‘Me Too’ is important. Period.

Women, across castes and classes, are marginalised, even if the degree varies.
‘Me Too’ is important. Period.
‘Me Too’ is important. Period.
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Contrary to popular belief, the #MeToo movement did not just begin a couple of weeks ago, when Tanushree Dutta accused Nana Patekar, or when a series of allegations against Alok Nath tumbled out. Or, when the playback singer Chinmayi accused lyricist Vairamuthu of sexual misconduct. The #MeToo campaign in India is at least a year old, if not more. It started when a dalit-bahujan woman, Raya Sarkar, put together a list of sexual offenders, some of whom are still being prosecuted, and invited people to anonymously name their abusers in academia.

Most of the men in that list were upper caste men in academics, who wielded a lot of power. Power enough to snuff out entire careers of enterprising young dalit-bahujan women. Despite calls for pulling down the list by eminent feminists, who called for ‘due process’, the online expose of these serial sexual offenders continued, and some of them were brought to book.

It did look like some sort of closure was possible for the victims, after all. More important was that the offenders themselves were now on the defensive. The men probably began to double check before casting their predatory glance at any dalit-bahujan woman, for fear of such a widespread backlash. Mathura had resurrected herself, and she had come back for her daughters. She would not rest until her daughters told her that they were safe now; not just safe, they were ready to wrest power from the upper caste man. The war had begun.

Wresting power, with our stories as witness, isn’t always easy; it doesn’t always follow Manu’s moral code. And, sadly, that seems to be the only code upper caste women live by. Be it in their unquestioning surrender to sporting a sindoor (while detailing harassment stories), keeping their Varalakshmi vratams, wearing madisaars and hopping gollus in other brahmin homes, or even declaring themselves as brahmins/chettiars/gounders, sprinkling their new homes with cow urine, or throwing ghee into the fire to cleanse the new home! What’s even worse is their innocent questions on what’s “wrong with all that” or declaring dalit-bahujan feminists as hateful when we expose the monstrosity called brahminism that funds their version of feminism. Picking battles doesn’t work in a war. That goes both for upper caste women and the uber political man, whose first response to an apolitical, but sexually harassed woman’s call for help is to question her morals, under the ambit of Manu’s code for female propriety.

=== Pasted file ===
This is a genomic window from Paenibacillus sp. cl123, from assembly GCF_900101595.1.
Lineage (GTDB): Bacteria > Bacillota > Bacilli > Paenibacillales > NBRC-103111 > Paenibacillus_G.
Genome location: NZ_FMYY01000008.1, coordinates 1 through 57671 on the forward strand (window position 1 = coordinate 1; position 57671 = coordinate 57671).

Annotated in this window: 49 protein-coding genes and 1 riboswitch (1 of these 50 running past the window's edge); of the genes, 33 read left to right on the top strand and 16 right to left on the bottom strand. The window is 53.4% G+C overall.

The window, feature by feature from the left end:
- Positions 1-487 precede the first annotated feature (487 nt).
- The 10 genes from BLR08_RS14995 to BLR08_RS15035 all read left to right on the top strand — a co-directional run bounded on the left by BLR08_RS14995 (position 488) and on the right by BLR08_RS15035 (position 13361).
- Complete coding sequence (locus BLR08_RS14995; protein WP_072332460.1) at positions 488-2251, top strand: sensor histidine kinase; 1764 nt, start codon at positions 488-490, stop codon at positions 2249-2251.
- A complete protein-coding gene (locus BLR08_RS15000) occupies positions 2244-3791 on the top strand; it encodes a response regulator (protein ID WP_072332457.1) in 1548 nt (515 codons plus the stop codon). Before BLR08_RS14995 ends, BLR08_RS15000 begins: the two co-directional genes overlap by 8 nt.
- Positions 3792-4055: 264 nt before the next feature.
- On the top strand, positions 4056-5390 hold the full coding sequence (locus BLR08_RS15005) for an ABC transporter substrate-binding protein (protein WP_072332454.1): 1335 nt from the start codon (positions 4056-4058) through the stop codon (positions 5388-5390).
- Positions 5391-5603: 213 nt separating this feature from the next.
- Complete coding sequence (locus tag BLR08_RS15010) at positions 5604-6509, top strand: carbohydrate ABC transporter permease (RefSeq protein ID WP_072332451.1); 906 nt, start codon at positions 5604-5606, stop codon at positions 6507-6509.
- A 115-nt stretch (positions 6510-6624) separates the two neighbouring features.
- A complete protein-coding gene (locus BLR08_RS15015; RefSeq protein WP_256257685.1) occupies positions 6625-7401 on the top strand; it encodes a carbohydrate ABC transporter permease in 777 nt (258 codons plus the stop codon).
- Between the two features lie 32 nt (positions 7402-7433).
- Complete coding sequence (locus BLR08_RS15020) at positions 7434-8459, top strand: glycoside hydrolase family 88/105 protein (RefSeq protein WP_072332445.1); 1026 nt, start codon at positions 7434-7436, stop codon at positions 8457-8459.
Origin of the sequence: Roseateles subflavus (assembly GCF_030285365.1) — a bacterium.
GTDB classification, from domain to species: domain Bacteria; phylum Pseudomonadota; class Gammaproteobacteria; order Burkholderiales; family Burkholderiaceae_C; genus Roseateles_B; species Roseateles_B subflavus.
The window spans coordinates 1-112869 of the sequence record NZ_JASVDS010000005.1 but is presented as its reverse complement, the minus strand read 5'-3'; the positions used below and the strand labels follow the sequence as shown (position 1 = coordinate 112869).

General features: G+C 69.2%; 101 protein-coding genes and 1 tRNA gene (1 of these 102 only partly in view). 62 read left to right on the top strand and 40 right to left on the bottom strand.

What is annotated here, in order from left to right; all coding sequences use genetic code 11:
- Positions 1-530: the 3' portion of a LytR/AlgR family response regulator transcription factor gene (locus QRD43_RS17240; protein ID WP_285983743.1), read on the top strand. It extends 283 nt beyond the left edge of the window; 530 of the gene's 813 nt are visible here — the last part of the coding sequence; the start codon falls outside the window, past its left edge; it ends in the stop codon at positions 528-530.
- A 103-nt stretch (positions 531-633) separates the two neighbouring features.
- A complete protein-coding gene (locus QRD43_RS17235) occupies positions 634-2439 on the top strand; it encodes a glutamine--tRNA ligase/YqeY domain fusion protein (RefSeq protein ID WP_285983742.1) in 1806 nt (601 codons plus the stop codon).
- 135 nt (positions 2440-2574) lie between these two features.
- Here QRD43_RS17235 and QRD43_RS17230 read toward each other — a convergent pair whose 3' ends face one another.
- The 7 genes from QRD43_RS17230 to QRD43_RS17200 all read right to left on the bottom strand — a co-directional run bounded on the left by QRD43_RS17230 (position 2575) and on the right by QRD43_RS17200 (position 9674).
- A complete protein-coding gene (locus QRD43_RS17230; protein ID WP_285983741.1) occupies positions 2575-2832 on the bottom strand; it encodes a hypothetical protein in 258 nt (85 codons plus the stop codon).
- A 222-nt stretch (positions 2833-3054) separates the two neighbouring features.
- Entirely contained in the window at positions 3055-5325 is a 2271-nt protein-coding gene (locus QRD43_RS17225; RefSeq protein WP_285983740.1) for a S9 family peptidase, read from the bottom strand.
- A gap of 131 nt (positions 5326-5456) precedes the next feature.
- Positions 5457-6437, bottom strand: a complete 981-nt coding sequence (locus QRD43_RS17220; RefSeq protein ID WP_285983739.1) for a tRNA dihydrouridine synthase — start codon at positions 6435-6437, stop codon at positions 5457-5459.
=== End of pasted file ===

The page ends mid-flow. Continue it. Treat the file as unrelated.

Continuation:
So, how does one respond to #MeToo when one is truly committed to social justice and equality? For starters, please listen. Listen. Even if it’s the upper caste, sindoor wearing, fair-skinned woman speaking about her harassment at the hands of men, regardless of their social location. Questioning her objective, the timing, and her affiliation is akin to what the state and other offenders do to dalit-bahujan women when they speak of the various types of harassment they face under this oppressive system. Eye for an eye doesn’t restore sight.

Secondly, your sympathy cannot be only for women when they are raped and killed in Vachati or Kandhamal. And, is it any surprise that Nagraj Manjule’s wife’s account was subjected to similar scrutiny? Does the point of time at which sexual assault, or any other sort of atrocity meted out to a marginalised person, surfaces of any consequence? Does it alter the reality? Assuming otherwise only infantilises and questions the intelligence of the survivor.

Only when we create a secure climate for people rising up against injustice, however minuscule in the larger context of slavery, racism, state-sponsored terrorism, and others, can we dream of building a feminist paradise*, brick by brick, one day at a time.

And, finally, the women have chosen to speak; let them. Simply, let them. Mudslinging on one woman means mudslinging on all women. It’s probably taken a lot for the survivors of male sexual violence to rise over the din of self-doubt, denial, and much more. Please don’t subject their testimonies to such heartless and indifferent scrutiny. If you do that, please know that you have already chosen your side. For women, across castes and classes, are marginalised, even if the degree varies. And it is in this marginalisation that we can build our solidarity and clearly identify the monster of brahmanical patriarchy. For, remember, this is a war, and identifying the enemy is crucial to victory.

Views expressed are the author's own.

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